There’s a whole world out there. In the heat of the semester at Hillsdale, it can be easy to forget that. But while we are lost in our study of the western tradition, a dedicated group of people from across the world look to Augusta, Georgia, and get lost in “a tradition unlike any other.”
The first week in April, every golfer knows, is appropriately called “Masters Week.” For those of us who aren’t fortunate enough to spend this week in Augusta, this looks a lot like the hysteria caused by the first few rounds of March Madness.The golfers among us will endlessly stream footage on their phones and laptops, scroll through the leaderboard, and become enchanted once more by green jackets and greener fairways.
Every sport has its heroes, and golf is no different. This April, Tiger Woods makes his return to the Masters after missing the last two due to injury. The four-time Masters champion is in good form leading up to the event, finishing tied for fifth at 10-under par at the Arnold Palmer Invitational in March and a tied-second 9-under par the week prior at the Valspar Championship.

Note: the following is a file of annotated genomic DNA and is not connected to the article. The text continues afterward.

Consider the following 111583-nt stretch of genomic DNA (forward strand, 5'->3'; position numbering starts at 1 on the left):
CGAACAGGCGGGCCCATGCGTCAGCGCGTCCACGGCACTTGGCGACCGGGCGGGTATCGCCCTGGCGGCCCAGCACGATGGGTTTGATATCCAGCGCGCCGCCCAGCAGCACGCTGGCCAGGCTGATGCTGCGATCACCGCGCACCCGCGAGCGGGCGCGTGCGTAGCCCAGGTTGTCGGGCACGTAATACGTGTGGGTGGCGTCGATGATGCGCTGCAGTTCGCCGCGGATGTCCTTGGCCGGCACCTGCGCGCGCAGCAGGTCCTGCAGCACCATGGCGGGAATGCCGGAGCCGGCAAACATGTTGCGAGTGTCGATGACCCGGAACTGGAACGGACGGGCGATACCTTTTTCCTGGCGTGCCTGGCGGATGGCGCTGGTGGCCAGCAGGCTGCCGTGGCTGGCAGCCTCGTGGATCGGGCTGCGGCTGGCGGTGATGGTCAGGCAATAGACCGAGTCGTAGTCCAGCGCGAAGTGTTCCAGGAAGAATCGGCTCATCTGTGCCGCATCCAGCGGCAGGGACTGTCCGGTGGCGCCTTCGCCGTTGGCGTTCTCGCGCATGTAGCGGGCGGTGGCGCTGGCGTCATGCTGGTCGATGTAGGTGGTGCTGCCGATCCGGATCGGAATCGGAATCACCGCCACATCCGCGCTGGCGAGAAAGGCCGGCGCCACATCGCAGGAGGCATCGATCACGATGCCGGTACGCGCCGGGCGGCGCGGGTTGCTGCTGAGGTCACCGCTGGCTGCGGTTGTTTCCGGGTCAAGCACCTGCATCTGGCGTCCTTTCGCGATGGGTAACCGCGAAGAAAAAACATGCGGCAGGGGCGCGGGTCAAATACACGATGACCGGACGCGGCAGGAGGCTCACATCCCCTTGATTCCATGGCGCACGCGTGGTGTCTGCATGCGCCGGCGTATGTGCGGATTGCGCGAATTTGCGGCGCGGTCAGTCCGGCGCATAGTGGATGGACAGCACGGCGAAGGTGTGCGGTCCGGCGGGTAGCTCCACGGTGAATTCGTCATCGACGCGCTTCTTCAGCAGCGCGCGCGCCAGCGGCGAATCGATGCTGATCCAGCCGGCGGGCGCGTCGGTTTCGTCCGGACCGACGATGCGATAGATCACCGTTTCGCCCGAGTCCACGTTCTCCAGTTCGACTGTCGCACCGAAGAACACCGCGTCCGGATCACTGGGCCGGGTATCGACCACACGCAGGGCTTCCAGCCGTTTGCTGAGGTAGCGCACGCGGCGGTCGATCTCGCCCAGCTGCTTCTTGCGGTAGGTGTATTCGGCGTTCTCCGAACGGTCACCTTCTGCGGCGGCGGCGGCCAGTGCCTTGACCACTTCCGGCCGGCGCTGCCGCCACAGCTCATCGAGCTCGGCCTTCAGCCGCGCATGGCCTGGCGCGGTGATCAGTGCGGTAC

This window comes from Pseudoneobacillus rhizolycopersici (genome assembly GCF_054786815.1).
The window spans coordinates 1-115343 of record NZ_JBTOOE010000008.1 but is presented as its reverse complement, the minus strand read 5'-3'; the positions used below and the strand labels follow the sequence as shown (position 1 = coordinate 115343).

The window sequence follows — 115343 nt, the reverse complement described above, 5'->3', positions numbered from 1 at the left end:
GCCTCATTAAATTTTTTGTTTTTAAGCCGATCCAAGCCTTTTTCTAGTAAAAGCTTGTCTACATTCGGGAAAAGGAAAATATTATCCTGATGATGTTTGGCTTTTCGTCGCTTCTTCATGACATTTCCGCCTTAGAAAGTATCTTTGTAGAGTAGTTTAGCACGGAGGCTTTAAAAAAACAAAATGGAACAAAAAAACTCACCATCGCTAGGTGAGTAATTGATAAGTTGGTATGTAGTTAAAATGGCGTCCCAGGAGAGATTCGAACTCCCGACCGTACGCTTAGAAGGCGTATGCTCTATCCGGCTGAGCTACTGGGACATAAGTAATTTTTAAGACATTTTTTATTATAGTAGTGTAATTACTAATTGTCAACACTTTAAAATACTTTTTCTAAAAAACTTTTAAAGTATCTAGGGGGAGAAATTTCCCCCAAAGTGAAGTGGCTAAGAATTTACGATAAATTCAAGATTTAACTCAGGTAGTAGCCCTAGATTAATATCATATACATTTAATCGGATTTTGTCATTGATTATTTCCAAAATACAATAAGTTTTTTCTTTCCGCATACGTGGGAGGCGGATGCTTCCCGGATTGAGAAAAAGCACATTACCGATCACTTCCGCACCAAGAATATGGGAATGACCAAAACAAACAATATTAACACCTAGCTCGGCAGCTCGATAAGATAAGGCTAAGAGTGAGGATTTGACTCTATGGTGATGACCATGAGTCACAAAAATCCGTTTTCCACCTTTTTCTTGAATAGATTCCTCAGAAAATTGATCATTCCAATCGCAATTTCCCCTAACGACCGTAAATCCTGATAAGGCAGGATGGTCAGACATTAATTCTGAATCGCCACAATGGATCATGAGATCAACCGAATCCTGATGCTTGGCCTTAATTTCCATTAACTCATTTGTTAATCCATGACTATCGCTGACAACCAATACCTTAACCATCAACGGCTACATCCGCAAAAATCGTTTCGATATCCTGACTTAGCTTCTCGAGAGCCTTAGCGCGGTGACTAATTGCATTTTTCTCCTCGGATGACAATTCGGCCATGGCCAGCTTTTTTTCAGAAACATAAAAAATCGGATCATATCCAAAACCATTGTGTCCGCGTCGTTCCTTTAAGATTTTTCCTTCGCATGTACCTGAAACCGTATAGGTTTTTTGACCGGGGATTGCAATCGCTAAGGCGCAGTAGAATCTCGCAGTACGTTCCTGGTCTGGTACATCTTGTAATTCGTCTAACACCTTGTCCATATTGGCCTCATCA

Also drawing attention, Rory McIlroy aims to complete a career grand slam by winning the Masters. Having won the other three major championships in his successful career, this one remains elusive, ever since having his best chance at victory slip away on the back nine in 2012. McIlroy won the Arnold Palmer Invitational at 18-under par, and will likely have a strong finish this year at Augusta.
For some, however, the best part of the Masters is the lack of predictability. The favorites rarely win comfortably. Inevitably, someone the commentators didn’t expect to do well shows up in the final few pairings on Saturday and Sunday. Everything that happens seems to be historical in some way.
The first round of play begins Thursday morning, April 5, and concludes on Sunday, April 8. Watch it on CBS or streamed from Masters.com on someone’s phone in class.